British Society for Haematology. Listening. Learning. Leading British Society for Haematology. Listening. Learning. Leading
17 May 2019

Medical professionals in Italy have called for routine sickle cell disease (SCD) screening for refugees entering southern Europe, warning of high prevalence among these migrants.

A study, led by a team from the University of Verona, has found that most of the migrants arriving in Italy are from areas where SCD is highly prevalent, such as sub-Saharan countries.

Dr Lucia De Franceschi warned that migrants with known or undiagnosed SCD can suffer severe pain crises because of the extreme conditions they experienced when travelling, including dehydration, psychological stress, and exposure to very high or low temperatures.

Writing in the journal Blood, she says delays in care can lead to severe organ complications and death.

Analysis of 2014-2017 data from 13 Italian reference centres for haemaglobinopathies revealed that SCD was relatively common in refugees, and was primarily identified when individuals went to emergency departments for acute sickle cell-related events.

The study identified 70 patients with haemoglobin disorders, the majority of whom were male. Half were adults with the median age of 21 years and the other half were children. Most came from Senegal and Nigeria, as well as Morocco, Egypt, and Tunisia, and Syria.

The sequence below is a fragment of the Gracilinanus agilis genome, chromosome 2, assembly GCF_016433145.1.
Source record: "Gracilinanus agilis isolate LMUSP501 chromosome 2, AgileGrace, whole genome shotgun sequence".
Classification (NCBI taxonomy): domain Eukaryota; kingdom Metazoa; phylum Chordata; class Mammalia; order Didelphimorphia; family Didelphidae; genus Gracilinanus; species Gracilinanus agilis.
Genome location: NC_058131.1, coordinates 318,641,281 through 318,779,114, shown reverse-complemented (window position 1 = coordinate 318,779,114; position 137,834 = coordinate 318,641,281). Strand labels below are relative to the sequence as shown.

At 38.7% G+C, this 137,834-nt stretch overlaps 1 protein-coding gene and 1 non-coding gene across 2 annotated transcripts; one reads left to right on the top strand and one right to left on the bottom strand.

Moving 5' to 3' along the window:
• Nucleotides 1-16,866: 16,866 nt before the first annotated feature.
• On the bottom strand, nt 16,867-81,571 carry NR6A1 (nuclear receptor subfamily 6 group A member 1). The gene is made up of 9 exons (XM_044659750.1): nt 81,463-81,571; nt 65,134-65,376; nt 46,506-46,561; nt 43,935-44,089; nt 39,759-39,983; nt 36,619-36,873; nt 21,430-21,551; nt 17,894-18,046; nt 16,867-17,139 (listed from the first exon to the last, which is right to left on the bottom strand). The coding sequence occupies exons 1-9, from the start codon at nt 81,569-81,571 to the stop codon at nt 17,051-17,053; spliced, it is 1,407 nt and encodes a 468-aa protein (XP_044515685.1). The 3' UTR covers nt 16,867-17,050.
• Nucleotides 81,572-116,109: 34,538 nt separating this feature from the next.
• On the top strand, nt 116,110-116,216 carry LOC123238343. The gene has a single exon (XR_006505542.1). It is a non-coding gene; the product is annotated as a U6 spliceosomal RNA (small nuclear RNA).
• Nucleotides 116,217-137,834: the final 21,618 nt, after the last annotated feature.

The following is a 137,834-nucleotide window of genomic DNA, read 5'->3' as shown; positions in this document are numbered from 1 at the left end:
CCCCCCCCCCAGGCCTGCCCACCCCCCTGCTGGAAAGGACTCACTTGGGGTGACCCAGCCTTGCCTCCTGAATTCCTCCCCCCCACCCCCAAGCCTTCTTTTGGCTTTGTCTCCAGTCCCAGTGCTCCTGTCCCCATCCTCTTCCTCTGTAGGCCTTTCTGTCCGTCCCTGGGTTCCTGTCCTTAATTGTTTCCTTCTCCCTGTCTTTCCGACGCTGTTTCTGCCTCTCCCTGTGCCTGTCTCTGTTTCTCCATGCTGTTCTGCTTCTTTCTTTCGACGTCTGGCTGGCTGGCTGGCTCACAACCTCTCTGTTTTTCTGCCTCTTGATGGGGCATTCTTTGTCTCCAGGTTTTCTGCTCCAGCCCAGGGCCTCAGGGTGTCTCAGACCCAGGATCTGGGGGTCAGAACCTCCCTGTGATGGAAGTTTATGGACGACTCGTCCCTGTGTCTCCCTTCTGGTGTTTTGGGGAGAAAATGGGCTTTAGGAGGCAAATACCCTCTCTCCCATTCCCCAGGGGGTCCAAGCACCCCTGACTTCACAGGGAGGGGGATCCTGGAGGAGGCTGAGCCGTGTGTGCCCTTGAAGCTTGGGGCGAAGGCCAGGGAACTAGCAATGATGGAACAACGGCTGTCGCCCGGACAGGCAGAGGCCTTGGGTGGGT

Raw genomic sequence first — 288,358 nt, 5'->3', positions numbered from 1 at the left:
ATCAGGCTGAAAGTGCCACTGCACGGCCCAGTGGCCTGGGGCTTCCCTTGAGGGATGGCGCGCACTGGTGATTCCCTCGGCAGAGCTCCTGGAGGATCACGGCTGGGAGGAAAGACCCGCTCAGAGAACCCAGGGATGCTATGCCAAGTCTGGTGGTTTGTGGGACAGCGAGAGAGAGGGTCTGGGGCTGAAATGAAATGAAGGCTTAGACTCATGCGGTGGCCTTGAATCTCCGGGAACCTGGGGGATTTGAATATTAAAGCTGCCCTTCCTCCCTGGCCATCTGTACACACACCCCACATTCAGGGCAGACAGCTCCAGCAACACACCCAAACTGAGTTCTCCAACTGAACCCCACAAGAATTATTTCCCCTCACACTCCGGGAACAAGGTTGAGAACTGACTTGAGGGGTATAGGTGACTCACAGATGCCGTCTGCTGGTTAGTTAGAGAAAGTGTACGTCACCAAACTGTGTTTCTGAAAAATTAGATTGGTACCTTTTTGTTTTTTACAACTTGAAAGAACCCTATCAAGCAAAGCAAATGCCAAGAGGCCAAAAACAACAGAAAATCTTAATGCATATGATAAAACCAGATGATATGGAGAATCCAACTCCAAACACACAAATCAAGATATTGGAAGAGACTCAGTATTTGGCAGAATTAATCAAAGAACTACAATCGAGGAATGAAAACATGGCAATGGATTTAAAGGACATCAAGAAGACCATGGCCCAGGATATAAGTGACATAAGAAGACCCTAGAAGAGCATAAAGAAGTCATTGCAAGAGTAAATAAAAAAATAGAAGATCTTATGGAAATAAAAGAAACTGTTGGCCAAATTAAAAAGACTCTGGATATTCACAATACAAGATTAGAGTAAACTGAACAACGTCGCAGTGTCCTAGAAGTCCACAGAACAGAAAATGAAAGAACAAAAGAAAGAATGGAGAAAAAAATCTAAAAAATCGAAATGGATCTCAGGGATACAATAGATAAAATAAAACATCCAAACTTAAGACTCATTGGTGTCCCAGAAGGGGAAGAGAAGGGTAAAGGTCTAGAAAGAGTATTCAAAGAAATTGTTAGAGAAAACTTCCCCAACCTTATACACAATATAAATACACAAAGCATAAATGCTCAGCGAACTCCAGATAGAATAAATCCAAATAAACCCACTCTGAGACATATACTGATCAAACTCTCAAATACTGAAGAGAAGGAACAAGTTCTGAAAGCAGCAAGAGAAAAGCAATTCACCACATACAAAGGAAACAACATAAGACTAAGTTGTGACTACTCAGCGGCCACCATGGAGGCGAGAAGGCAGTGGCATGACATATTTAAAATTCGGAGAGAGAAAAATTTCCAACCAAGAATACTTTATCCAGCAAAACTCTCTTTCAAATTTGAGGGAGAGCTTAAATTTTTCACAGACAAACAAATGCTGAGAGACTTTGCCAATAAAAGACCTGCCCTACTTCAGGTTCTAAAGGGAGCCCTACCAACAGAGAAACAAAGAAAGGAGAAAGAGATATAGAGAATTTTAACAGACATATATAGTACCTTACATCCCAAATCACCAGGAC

“Our data underscore the need to more systematically screen refugees coming from areas where SCD is endemic and suggest a strong national network might help to spur action,” said Dr De Franceschi.

“Early identification of cases can help prevent severe SCD-related events and life-threatening complications and redirect patients to comprehensive SCD centres for specialty clinical management, follow-up, and timely initiation of treatment.”

The team also piloted a program that screened all refugees at a single refugee centre using a rapid point-of-care screening device. The results were also validated in gold-standard laboratory tests. Front-line health providers in refugee centres and emergency departments were trained to recognise the signs and symptoms of SCD.

Dr De Franceschi said that, based on their findings, efforts should focus on routine screening for SCD in refugees from countries endemic for SCD within 10-14 days from their arrival, and educating emergency department physicians to identify and treat acute SCD-related events.

 


Source: De Franceschi, L., Lux, C., Piel, F.B., Gianesin, B., Bonetti, F., Casale, M., Graziadei, G., Lisi, R., Pinto, V., Putti, M.C., Rigano, P., Rosso, R., Russo, G., Spadola, V., Pulvirenti, C., Rizzi, M., Mazzi, F., Ruffo, G., Forni, G.L. (2019) “Access to emergency departments for acute events and identification of sickle cell disease in refugees”, Blood, available from doi: 10.1182/blood-2018-09-876508

 

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